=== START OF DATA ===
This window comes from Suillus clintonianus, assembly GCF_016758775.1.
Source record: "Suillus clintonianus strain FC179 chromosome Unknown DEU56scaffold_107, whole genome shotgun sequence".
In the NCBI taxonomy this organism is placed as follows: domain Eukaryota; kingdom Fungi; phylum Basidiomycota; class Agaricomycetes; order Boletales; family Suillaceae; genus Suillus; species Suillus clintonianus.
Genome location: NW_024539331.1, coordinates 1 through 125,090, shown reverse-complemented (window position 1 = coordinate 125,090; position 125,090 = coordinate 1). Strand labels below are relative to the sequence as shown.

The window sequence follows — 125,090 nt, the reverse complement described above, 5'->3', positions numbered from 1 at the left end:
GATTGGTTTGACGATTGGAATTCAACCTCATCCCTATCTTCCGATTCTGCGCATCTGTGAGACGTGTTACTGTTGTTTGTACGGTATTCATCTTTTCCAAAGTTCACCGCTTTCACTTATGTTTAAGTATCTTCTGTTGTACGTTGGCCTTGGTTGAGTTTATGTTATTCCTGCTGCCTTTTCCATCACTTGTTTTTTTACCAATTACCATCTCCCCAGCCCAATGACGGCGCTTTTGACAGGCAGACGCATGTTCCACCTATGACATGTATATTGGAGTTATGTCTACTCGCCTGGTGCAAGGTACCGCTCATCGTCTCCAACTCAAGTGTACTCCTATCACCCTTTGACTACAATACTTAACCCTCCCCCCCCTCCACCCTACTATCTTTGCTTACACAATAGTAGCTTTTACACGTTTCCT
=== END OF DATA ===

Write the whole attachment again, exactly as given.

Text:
This window comes from Suillus clintonianus, assembly GCF_016758775.1.
Source record: "Suillus clintonianus strain FC179 chromosome Unknown DEU56scaffold_107, whole genome shotgun sequence".
In the NCBI taxonomy this organism is placed as follows: domain Eukaryota; kingdom Fungi; phylum Basidiomycota; class Agaricomycetes; order Boletales; family Suillaceae; genus Suillus; species Suillus clintonianus.
Genome location: NW_024539331.1, coordinates 1 through 125,090, shown reverse-complemented (window position 1 = coordinate 125,090; position 125,090 = coordinate 1). Strand labels below are relative to the sequence as shown.

The window sequence follows — 125,090 nt, the reverse complement described above, 5'->3', positions numbered from 1 at the left end:
GATTGGTTTGACGATTGGAATTCAACCTCATCCCTATCTTCCGATTCTGCGCATCTGTGAGACGTGTTACTGTTGTTTGTACGGTATTCATCTTTTCCAAAGTTCACCGCTTTCACTTATGTTTAAGTATCTTCTGTTGTACGTTGGCCTTGGTTGAGTTTATGTTATTCCTGCTGCCTTTTCCATCACTTGTTTTTTTACCAATTACCATCTCCCCAGCCCAATGACGGCGCTTTTGACAGGCAGACGCATGTTCCACCTATGACATGTATATTGGAGTTATGTCTACTCGCCTGGTGCAAGGTACCGCTCATCGTCTCCAACTCAAGTGTACTCCTATCACCCTTTGACTACAATACTTAACCCTCCCCCCCCTCCACCCTACTATCTTTGCTTACACAATAGTAGCTTTTACACGTTTCCT